The champion ram was pitted against the champion ewe from Lynkm Springs Dorper stud, Cervantes, which came from the ewe under one-year-old class.

“She might be young but I see a lot of potential in her,” Mr Batten said.

“There is a nice depth through the body but she also maintains the length to go with it.

“She is still in the growing phase and I am confident in another 12 months, this young ewe will look fantastic with a lot to give back to the breed.”

Lynkm Springs Dorper stud principal Kim Hammarquist said the champion ewe was a March 2016-drop lamb and sired by last year’s grand champion Dorper.

The reserve champions were also from the winning studs.

Kaya Dorper took home the reserve champion ram ribbon with another quality entry from the ram over one-year-old class.

Mr Batten liked the muscling through the body of the ram in second, particularly the muscling in the legs, but said the ram on top was the clear choice.

The reserve champion ewe was the winner of the ewe over one-year-old class from Lynkm Springs.

Mr Batten said while the older ewe certainly had a good outlook, the potential of the younger ewe was hard to go past.

Have your say on possible new air routes

Rockhampton Regional councillor Neil Fisher and Barcaldine mayor Rob Chandler were among those working to get a business plan up to provide an aerial link between eastern and western parts of Queensland.More than 12,000 potential passengers are moving between eastern and western Queensland locations a year, offering plenty of new markets to air operators.

New air links between regional Queensland centres and beyond have been the subject ofmeetings in recent weeks, andCentral Queensland Airports and Aerodrome Owners Group chairman Neil Fisher hopes a business case being developed will improve the chances of ideas solidifying into new destinations.

The statistic showing the flow of traffic, currently taking placemainly on the state’s roads, by government departments, education and health service users, and private business needs, came out of investigations by the central Queensland group, which had already achieved improvements in flight scheduling and landing fees for its immediate circle of interest.

“This came out of discussions that we were losing opportunities because we didn’t have services,” Cr Fisher said.

“We thought of packaging tourism but our investigations led us into big things like health, the number of people needing check-ups, and the possible passenger numbers were quite staggering.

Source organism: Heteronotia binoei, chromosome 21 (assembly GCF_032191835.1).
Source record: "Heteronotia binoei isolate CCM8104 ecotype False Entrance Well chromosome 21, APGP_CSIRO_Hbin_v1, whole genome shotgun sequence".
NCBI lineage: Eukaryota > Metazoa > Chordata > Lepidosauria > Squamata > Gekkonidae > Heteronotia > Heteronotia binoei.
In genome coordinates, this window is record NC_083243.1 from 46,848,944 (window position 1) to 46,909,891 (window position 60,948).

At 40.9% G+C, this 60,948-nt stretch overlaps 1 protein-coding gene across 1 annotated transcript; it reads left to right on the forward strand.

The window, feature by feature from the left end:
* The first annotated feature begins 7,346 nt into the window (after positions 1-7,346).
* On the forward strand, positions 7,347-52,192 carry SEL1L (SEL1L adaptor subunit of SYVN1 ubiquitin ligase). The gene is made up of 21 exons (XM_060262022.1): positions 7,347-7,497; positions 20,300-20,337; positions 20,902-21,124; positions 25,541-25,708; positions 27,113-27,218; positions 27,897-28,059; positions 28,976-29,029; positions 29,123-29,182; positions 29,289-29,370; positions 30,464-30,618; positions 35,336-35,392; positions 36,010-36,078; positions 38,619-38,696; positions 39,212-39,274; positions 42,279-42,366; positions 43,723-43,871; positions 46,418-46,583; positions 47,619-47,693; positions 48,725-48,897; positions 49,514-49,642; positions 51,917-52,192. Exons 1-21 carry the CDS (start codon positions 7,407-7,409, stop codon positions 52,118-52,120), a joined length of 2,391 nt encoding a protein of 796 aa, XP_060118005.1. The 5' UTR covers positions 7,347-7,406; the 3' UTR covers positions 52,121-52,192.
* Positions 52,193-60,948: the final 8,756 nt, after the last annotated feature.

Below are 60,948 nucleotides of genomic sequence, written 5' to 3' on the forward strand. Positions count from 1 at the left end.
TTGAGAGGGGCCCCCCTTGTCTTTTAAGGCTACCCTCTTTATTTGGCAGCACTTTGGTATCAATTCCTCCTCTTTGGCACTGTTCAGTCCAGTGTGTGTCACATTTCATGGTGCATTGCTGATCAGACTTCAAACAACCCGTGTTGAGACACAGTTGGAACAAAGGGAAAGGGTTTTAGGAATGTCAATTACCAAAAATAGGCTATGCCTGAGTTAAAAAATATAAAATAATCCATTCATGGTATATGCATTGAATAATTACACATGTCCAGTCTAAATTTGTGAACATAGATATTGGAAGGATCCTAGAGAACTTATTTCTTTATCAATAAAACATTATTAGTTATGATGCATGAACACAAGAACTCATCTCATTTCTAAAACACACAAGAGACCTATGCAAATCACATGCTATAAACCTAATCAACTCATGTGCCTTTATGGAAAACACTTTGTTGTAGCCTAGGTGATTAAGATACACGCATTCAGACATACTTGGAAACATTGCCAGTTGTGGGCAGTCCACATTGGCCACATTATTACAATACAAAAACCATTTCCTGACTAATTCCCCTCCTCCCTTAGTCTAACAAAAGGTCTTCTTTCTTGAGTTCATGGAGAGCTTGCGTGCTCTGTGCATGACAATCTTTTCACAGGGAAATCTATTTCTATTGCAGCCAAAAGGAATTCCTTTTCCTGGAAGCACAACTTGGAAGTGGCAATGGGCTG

“To do anything about it, we need hard data for a business case.”

Regional air routes pollRegional air routes poll

Cr Fisher said councils and communities at Winton, Longreach, Barcaldine, Blackall-Tambo, and the Central Highlands had been very supportive of the development of a business case to highlight the economic value of an aerial link between Rockhampton and western Queensland.

“In terms of supply and demand, the numbers of passengers warrant services, and there are a number of airlines that have shown a real interest in providing the flights,” Cr Fisher said.

“We’re not talking jets –40 seaters could be of value.

“There is a market there and airlines are seeing that it could work in their favour, to transport people who might join the greater airline user market.”

The ultimate goal is a non-regulated route with business packages to offer.

He added that there was “enormous” enthusiasm among tourism operators in the west for the idea.

Barcaldine Regional Council Mayor, Rob Chandler said the concept of an east-west link had been on the table for nearly two decades.

“With the emergence of other reliable carriers in the market, this link could just become a reality.”

The journey between Longreach and Rockhampton is 686km and an air service would mean significant detours to Brisbane would be a thing of the past.

It could also mean school long weekends would be possible without impacting on studies.

In another sphere, the Central Highlands Development Corporation is exploring the potential demand for agribusiness and other services between Emerald and Toowoomba.

Agribusiness development coordinator, Liz Alexander said information was being gathered on potential usage statistics.

Longreach mayor Ed Warren was keen to explore all options that would link overseas tourism with western Queensland, including a direct route between Townsville and Longreach on days that would suit weekend traffic.

“If flights were on Monday, Wednesdays and Fridays, we could get western people heading east for a weekend of football, while people on the coast could come west to take in our tourism attractions,” he said.

He would like to see the flights as part of a bigger tourism picture between northern Australia and other parts of the country, and said Longreach-Birdsville flights should be on the table as well.

“We need to link overseas tourism with our region, or we miss out on the bonanza,” he said, saying that Cairns, the Gold Coast and Wellcamp could all be linked to Longreach.

At present, REX Airlines operates a service between Townsville, Winton and Longreach on Tuesdays and Thursdays.

Cr Warren has called on state and federal tourism bodies to be more proactive in identifying carriers, and facilitating the development of product, and said it was important for Queensland Airports Limited, the operators of the Longreach airport to sit round the table as well.